THE CARER DIGITAL | ISSUE 46 | PAGE 5

More Questions than Answers - Care England Submits Evidence to Select Committee Care England has submitted evidence to the Health and Social Care Select Committee’s inquiry into the Government’s White Paper on Health and Social Care. Professor Martin Green OBE, Chief Executive of Care England, says: “The White Paper neglects many of the issues which are of prime concern to care providers hence we have more questions to posit. For it to be as effective as possible, the adult social care sector's development must be considered especially since the COVID-19 pandemic has illustrated just how vital independent sector support and care providers have been to society, the broader economy and the health system”. The Health and Social Care Select Committee’s inquiry will examine the proposals in the White Paper, Integration and Innovation: Working Together to Improve Health and Social Care, and the extent to which the proposals will deliver integrated health and social care services throughout England. It will also consider the extent to which the White Paper delivers the necessary long-term plans for social care and the health

and social care workforce; and the proposals to confer additional powers on the Secretary of State for Health and Social Care. In addition to its evidence, Care England has written to the Secretary of State for Health and Social Care outlining its concerns about how vital it is for the independent sector to be involved emphasising various points around data, regulation and Integrated Care Systems. Martin Green continues: “The White Paper misses the opportunity to address adult social care's financial sustainability, a point which we feel most strongly needs to be rectified and one which we want to work with the Government on for it to fulfil its manifesto commitment to reform adult social care. The development of the White Paper, from now on, needs to be transparent in nature, so independent providers are clear about how decisions are being made”.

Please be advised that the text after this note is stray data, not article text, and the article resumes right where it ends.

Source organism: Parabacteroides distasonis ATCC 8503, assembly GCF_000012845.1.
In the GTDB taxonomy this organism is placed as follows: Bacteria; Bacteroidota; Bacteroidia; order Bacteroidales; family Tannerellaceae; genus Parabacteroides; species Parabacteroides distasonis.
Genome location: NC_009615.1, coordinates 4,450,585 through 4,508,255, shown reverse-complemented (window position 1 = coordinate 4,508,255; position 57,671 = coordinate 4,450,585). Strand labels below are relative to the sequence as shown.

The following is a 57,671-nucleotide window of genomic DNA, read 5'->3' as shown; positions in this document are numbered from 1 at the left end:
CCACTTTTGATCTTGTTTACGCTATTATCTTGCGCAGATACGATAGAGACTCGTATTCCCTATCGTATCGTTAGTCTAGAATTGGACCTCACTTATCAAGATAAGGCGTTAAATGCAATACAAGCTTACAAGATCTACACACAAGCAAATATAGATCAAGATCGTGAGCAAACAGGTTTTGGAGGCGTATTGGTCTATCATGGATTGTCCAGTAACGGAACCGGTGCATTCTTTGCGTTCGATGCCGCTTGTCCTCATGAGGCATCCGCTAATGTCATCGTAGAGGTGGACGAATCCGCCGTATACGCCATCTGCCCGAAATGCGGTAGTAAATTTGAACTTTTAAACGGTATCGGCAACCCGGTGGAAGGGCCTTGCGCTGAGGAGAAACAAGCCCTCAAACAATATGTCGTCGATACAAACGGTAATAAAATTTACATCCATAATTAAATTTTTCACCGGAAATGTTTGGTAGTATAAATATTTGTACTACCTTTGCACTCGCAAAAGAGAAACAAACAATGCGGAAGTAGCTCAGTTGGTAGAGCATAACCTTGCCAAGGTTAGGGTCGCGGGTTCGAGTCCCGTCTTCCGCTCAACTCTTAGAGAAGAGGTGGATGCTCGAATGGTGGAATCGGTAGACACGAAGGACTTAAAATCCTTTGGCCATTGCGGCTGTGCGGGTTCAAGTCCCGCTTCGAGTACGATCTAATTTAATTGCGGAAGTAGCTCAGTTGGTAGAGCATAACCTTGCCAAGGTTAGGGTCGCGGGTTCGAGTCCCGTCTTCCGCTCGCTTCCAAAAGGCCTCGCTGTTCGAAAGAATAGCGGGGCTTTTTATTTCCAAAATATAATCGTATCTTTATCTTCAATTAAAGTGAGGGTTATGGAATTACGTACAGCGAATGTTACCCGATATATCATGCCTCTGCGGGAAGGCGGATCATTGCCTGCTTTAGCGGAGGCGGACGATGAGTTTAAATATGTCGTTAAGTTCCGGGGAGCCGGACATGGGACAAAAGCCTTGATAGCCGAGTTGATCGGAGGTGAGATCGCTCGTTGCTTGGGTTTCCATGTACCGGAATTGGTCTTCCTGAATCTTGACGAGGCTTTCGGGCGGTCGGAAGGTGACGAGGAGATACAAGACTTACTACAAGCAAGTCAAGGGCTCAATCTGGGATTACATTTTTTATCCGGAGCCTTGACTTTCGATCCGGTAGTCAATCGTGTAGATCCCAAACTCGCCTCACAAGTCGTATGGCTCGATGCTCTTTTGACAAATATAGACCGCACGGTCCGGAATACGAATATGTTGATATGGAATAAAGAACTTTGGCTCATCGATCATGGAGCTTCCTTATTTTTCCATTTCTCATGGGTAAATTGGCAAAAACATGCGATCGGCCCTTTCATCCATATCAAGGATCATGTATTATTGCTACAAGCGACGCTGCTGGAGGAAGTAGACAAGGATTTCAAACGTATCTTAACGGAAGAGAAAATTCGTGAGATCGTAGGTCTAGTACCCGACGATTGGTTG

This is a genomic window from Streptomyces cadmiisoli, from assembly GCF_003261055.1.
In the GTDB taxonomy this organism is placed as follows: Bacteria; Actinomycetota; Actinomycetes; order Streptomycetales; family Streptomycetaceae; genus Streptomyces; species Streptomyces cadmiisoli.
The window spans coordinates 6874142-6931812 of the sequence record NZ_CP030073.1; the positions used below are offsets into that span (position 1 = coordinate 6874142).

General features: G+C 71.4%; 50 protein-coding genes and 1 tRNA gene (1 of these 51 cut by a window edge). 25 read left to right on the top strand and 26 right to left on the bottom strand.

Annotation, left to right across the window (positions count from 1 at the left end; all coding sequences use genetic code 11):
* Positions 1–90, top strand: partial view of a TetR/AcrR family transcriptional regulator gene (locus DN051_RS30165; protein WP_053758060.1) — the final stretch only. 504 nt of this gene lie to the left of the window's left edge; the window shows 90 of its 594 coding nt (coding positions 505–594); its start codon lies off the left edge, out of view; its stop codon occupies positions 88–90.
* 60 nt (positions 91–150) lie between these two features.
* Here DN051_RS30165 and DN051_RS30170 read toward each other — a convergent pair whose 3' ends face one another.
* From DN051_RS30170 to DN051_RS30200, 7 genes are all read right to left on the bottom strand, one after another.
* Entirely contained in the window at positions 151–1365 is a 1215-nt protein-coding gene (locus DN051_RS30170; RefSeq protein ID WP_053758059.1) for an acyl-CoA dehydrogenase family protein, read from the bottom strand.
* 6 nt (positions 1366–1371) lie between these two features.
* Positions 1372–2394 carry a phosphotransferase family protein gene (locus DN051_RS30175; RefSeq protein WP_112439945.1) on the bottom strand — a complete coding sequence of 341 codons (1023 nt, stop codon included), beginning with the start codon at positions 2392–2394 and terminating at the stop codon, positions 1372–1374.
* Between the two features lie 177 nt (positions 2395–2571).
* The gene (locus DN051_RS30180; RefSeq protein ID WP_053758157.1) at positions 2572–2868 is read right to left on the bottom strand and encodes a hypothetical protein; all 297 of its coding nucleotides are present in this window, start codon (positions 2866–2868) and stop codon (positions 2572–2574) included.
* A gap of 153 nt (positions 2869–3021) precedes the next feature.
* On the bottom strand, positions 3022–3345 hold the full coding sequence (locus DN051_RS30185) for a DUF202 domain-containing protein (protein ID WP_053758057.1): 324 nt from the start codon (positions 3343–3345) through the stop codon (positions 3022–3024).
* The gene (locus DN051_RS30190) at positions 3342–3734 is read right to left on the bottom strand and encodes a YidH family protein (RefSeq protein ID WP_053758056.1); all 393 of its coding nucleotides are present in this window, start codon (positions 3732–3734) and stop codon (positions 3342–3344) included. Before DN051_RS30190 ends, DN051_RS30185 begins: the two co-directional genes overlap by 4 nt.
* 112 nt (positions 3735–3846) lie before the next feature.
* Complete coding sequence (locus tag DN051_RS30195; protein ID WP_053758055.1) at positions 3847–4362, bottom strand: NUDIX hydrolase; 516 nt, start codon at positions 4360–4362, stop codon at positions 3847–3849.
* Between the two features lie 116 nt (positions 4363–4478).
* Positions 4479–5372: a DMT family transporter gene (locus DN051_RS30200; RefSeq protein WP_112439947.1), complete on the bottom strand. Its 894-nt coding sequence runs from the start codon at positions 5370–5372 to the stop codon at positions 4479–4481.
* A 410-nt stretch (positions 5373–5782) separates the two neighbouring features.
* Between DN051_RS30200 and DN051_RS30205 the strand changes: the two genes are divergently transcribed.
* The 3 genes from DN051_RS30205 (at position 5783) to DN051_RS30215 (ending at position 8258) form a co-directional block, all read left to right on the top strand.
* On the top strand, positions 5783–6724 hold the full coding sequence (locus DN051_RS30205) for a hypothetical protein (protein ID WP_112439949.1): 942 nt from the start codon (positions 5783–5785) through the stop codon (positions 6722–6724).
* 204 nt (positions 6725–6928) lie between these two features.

Baby Chicks and Ducklings Delight Care Home Residents as they Hatch in Time for Spring A group of care home residents recently welcomed some very special guests, following the egg-citing arrival of baby chicks and ducklings, which hatched in their homes. The residents, who all live in care homes operated by CHD Living, had recently been surprised with egg hatching kits by staff hoping to spread joy ahead of spring. Provided by Incredible Eggs, the ethically sourced, high-welfare hatching kits were installed throughout CHD Living's care offerings last week, much to the delight of residents who got into the spirit of things straight away, making predictions on when they would hatch. Within a couple of days, the chicks and ducklings had started to arrive and were settling into their new homes. Since then, residents have been enjoying interacting with their fluffy friends, lavishing them with cuddles, teaching them to swim and making sure they have plenty to eat and drink. Some residents even got involved with naming the animals, heart-warmingly calling them after residents who have passed away this year. Discussing the initiative, Shaleeza Hasham, Head of Hospitality and Communications at CHD Living, said: "Research heavily suggests that animals can boost general health and well-being, especially as we age. Not only do they bring tremendous amounts of joy, but animals also open up channels for conversation whilst providing sensory stimulation and relaxation too. "We're hoping to incorporate more animal therapy into our offerings and work-